After our dinner, Fr. Hovda drove me out of Jamestown, 10,000 population, south on gravelled roads over rolling country, to his parish which takes in the town of around 150 population. In either parish he has about thirty families of German-Russian descent. This means that originally German, they were invited by Catherine the great into Russia, around the Ukraine, to introduce their farming methods among the peasants. Later, due to their desire to escape conscription and constant government taxation, they emigrated to this country. I spoke to these parishes after the seven-thirty and ten-thirty dialogue masses Sunday morning, and the churches were both full, and all of the parishioners went to communion at the first Mass, not so many at the second. Both parishes took up collections for the Catholic Worker. I spoke in both places for three quarters of an hour, giving a resume of Peter’s three points, the paper and clarification of thought; houses of hospitality; and farming communes. One woman came up to me later and pointed out that her people had lived in family community in Russia, even before the Russian revolution, so it was a pattern of life familiar to them. “But if we did it now we would have to learn to get along together,” she added. And such a family commune would indeed be a school of sanctity as well as a school for God’s service.
There was more time to talk when we had dinner with a farmer and his wife later and we spoke of the depression, dust storms, grasshoppers and cactus, taxes, mortgages, war, peace and the state. We spoke of how the farmer sold his wool for 25 cents a pound and then bought his blankets and clothing at the store for much cash. How he sold his wheat at four dollars and fifty cents for two bushel and then bought it back in bread and cereal, and of inferior grade too, with little nourishment left in it. How he brought his wheat and corn and oats to the big feed dealers and bought it back in feed for his cattle.
The voices of modern business, the cry of the advertisers, in press and radio and now television are systematically robbing the people of their hard earnings, and big business has become the big lie, so gigantic a lie that it is believed. That is what is said of Hitler–if the lie were shouted brazenly enough, if the great lie stunned with its effrontery, it was believed. Big business and the government, the all-encroaching state is dictating the small farmer, the individual owner out of business, and one sees collective farming, like that of Russia, only here it is for the benefit of the company, the corporation.
“Can one really not listen to the government?” one woman asked me simply.
And her son answered, “If one is willing to forego the ‘benefits’ and is willing to do without those luxuries which people have come to think are essentials.” “He who is a pensioner of the state is a slave of the state” Samuel Johnson once said.
Slaves of the state, slaves of the big corporations. One sees plenty of it on such a trip. The priests are close to the people, one sees the life of worship growing but when it comes to the material needs of the people, whether it be work, community, a cultural life, recreational life, there is much study needed. We are creatures of body as well as soul and the poverty of the city and of the land must be remedied. In the cities one sees destitution and such poverty as that of the Mexicans, huddled in hundreds of shacks around the big sugar refining plant in Billings which I was to see later. Thousands of these Mexicans harvest the sugar beet crop, and many stay and settle in the north and the poverty of their lives here is some indication of the complete destitution they suffered in the past.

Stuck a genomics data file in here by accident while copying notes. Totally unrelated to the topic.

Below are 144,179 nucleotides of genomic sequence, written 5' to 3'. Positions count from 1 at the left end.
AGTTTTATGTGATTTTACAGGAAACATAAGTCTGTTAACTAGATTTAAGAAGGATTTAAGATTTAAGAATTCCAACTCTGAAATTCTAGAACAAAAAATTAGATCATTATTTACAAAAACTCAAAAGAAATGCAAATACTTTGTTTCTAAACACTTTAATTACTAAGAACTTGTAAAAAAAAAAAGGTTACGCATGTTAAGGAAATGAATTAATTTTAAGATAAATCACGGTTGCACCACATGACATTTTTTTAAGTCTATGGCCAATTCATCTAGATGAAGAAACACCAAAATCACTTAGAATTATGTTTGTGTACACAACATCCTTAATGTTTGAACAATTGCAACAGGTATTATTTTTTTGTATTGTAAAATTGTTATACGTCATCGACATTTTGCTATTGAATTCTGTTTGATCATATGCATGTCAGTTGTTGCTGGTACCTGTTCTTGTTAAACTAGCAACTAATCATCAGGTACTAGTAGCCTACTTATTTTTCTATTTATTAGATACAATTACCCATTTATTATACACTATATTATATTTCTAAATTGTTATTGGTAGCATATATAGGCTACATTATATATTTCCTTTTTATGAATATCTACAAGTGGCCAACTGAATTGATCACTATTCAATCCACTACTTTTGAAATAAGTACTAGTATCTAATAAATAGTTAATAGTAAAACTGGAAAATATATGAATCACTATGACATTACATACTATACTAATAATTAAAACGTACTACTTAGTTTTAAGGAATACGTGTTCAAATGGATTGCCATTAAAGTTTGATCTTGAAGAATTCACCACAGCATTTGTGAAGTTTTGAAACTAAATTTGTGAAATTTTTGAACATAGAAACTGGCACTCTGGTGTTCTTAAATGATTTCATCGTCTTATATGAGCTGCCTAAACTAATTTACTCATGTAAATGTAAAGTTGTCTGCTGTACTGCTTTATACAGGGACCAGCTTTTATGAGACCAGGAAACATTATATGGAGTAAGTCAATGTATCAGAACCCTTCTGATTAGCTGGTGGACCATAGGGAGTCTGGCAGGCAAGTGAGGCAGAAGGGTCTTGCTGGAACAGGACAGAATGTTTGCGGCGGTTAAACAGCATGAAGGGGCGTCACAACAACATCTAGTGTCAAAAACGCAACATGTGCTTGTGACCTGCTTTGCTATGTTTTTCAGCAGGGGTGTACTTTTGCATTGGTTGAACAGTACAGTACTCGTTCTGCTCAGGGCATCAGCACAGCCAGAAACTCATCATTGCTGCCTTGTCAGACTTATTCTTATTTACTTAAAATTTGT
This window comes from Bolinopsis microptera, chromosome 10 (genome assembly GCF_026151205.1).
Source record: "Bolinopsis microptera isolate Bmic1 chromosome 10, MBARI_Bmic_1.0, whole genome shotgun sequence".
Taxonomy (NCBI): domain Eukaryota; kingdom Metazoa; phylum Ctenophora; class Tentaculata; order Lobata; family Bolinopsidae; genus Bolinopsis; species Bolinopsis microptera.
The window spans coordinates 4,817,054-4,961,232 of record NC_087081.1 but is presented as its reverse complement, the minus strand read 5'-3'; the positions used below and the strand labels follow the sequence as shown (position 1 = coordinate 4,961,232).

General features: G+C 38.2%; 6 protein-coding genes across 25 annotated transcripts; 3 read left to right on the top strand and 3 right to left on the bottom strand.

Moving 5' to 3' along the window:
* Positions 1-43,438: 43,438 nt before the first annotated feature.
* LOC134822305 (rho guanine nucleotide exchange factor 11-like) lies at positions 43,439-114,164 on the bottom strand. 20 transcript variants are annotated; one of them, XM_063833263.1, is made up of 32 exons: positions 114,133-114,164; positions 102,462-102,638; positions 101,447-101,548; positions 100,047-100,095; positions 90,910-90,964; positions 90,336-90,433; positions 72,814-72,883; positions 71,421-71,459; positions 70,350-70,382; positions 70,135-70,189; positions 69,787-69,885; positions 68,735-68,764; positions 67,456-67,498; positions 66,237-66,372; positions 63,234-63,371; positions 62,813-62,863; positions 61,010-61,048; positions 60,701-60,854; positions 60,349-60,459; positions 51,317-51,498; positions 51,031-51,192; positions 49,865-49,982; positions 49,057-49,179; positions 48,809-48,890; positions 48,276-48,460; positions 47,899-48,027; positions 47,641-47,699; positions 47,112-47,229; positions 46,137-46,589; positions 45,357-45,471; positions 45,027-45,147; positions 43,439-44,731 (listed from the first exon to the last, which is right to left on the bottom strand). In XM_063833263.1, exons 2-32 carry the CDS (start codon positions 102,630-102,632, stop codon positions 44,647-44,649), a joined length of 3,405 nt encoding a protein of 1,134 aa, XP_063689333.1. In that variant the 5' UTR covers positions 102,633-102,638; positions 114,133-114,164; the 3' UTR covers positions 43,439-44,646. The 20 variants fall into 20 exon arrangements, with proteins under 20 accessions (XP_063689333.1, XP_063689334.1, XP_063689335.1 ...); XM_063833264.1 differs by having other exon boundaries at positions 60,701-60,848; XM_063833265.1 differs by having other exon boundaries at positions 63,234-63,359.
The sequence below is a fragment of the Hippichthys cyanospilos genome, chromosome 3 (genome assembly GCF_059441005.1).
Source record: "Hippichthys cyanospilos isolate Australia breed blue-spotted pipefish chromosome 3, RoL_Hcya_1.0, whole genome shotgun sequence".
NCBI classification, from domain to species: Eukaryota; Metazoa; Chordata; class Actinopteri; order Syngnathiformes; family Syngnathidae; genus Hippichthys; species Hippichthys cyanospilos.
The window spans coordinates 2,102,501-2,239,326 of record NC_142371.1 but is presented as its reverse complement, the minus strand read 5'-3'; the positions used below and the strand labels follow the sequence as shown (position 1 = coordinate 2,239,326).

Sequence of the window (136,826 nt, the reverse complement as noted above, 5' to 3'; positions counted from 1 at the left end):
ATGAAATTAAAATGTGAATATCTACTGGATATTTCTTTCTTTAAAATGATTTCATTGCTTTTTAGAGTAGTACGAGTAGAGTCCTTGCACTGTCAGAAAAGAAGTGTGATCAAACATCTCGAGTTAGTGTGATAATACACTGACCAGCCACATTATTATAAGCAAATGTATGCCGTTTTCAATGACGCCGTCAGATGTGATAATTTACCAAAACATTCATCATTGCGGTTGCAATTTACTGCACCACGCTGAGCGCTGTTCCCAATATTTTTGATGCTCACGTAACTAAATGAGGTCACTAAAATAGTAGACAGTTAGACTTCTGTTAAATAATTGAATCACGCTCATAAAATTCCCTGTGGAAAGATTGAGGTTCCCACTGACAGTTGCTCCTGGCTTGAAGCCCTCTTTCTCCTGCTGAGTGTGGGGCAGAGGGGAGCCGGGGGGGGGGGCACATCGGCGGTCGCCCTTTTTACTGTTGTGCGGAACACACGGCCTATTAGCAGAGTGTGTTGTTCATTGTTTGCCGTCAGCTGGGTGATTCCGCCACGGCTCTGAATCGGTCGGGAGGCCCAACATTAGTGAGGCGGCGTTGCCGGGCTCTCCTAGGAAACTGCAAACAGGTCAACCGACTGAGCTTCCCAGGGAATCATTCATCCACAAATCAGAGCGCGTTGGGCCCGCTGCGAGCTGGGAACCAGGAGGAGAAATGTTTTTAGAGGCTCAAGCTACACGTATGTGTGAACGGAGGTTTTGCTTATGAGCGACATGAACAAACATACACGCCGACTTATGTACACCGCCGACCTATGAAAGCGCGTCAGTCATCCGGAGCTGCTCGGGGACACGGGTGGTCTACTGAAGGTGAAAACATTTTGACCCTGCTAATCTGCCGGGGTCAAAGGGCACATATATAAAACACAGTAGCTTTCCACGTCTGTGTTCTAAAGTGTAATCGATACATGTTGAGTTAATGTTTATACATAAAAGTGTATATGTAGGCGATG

Liturgy and sociology go together, and one cannot read an epistle of Gospel telling of the love of brother which is the fulfilling of the law and our first obligation (owe no man anything save to love one another, for love is the fulfilling of the law”) and of the feeding of our enemy as a way to peace, without condemning the economy under which we live, a war economy.
The people respond to truth, and thank God there are such responses to the liturgical movement through the country. The evening masses in such a section as this in North Dakota means that Fr. Hovda’s people can have mass on the Feast of Candlemas and St. Blaise and first Friday. There is a certain amount of vernacular in the ritual so that people can “pray with the understanding.”
But the Holy Father in his Christmas message has said,
“The possession of truth, if it were to remain closed within themselves, almost as if it were an object of their contemplation for deriving there from spiritual pleasure, would not be of service to the cause of peace; the truth must be lived, communicated and applied to all phases of life. Also truth and particularly Christian truth, is a talent that God placed in the hands of his servants in order that, with all that they undertake, it may bear fruit in works for the common good…How many, perhaps even priests and lay Catholics, ought to feel remorse for having instead buried in their own hearts this and other spiritual riches because of their own indolence and insensibility to human misery…nor would those priests and laity fulfill their obligations, were they voluntarily to close their eyes and keep silence concerning the social injustices of which they are witnesses…” In another part of his message the Pope says that whereas in both camps Capitalist and Communist there are those “in whom the imprint of Christ is preserved in more or less active degree,” in the one truth is suppressed by the Government and in the other by “excessive timidity” and lack of confidence in themselves, the people and their representatives, should give proof to others of a more firm courage in foiling the maneuvers of the obscure forces which are still trying to establish power hegemonies, and they should also show more active wisdom in preserving and swelling the ranks of men of good will, especially of believers in God, who everywhere adhere in great numbers to the cause of peace.” His several references to those outside the ranks of believers, with whom we are to work, are especially worthy of study and application. It is again the need to study the doctrine of the common good.